The GF2 is Panasonic’s smallest and lightest compact system camera, yet it has some of the most advanced features on the market. Mat Gallagher discovers just what the Panasonic Lumix DMC-GF2 has to offer

Product Overview

Overall rating:

Panasonic Lumix DMC-GF2

Build/Handling:
Autofocus:
Noise/resolution:
Metering:
Features:
AWB Colour:
LCD viewfinder:
Dynamic Range:

Product:

Panasonic Lumix DMC-GF2 review

Manufacturer:

Price as reviewed:

£630.00
TAGS:

Viewfinder, LCD, Live View, Video

Panasonic Lumix DMC-GF2 backThe GF2 doesn’t feature a viewfinder within the body, although the VF-1 electronic viewfinder can be attached via the hotshoe and connection port if required. For most users, however, the rear LCD will be their only method of composing images.

The LCD screen is a 3in, 460,000-dot display with touchscreen control. This technology has already been seen on the G2 model and remains very similar in operation.

Early touchscreen systems on cameras (as on phones) appeared to be more of a gimmick and tended to slow operation rather than improve it. On the GF2, however, as on the G2, it does feel like a benefit to the shooting process.

The fact that you are not tied to just using the touchscreen and can happily swap between it and the buttons also helps. Buttons on the screen are large and well spaced out, making it easy to avoid accidentally pressing the wrong one.

Touch focus is perhaps the best part of the system and even the touch shutter has some advantages – although, as this requires you to hold the camera with one hand, it can leave you prone to camera shake. The only frustrating part is in the reviewing process, as the sideways swipe to flip between images doesn’t always work first time and can easily zoom into the image instead.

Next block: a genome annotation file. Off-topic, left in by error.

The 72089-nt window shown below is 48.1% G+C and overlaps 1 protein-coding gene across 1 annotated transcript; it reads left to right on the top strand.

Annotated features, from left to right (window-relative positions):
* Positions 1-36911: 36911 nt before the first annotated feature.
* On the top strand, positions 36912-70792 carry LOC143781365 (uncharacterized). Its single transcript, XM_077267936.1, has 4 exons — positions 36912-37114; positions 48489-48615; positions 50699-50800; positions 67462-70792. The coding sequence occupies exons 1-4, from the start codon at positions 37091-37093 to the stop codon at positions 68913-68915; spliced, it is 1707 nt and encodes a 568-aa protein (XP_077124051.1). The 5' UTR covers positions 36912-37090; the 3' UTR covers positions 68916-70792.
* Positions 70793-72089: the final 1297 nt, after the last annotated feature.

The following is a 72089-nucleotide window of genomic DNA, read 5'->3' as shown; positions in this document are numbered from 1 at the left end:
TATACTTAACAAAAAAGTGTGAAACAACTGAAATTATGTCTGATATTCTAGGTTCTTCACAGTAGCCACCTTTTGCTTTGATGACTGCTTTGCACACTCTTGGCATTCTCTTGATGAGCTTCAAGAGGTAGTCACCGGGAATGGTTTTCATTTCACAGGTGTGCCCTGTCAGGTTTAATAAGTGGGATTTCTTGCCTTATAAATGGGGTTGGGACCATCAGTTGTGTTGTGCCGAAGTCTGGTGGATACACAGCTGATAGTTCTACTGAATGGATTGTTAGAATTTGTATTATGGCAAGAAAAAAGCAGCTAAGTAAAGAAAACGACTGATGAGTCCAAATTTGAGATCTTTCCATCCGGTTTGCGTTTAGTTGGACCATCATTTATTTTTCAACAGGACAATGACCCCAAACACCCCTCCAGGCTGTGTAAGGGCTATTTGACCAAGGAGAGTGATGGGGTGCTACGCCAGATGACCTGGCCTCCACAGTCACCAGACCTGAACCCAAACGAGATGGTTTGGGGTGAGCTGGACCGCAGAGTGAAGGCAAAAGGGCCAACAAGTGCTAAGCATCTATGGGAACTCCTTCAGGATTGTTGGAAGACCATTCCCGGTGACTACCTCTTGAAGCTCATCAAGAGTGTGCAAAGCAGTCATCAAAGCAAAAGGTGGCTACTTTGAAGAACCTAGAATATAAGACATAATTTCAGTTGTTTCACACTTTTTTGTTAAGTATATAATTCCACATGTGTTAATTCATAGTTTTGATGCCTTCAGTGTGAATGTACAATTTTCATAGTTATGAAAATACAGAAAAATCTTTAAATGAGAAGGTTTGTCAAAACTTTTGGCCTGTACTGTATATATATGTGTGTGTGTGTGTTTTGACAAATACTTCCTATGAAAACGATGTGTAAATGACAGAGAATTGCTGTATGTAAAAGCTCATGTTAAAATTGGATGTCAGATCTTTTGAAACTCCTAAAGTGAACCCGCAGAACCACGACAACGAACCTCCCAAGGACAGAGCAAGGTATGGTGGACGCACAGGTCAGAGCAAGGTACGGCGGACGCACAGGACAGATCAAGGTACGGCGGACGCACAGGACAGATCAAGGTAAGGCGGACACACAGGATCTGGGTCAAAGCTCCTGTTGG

Panasonic Lumix DMC-GF2 record modeThe video functionality of the GF2 is quite advanced, offering 1080p AVCHD. This is recorded at 50 interlaced frames per second but outputted at 25fps (or 60i to 30p NTSC). The data rate is a very impressive 100Mb/s, giving a very smooth and detailed image.

It also features full stereo sound from the dual microphones in the top of the camera, although there is no further option to add an external microphone source.

The one downside of the AVCHD format is that video must be processed by video software before being viewable on most machines, as opposed to regular QuickTime formats, but the compression rate and quality do make up for it.

  1. 1. Introduction
  2. 2. Features
  3. 3. Build and Handling
  4. 4. Autofocus
  5. 5. White Balance and Colour
  6. 6. Noise, Resolution, and Sensitivity
  7. 7. Metering
  8. 8. Dynamic Range
  9. 9. Viewfinder, LCD, Live View, Video
  10. 10. Our verdict
  11. 11. The competition
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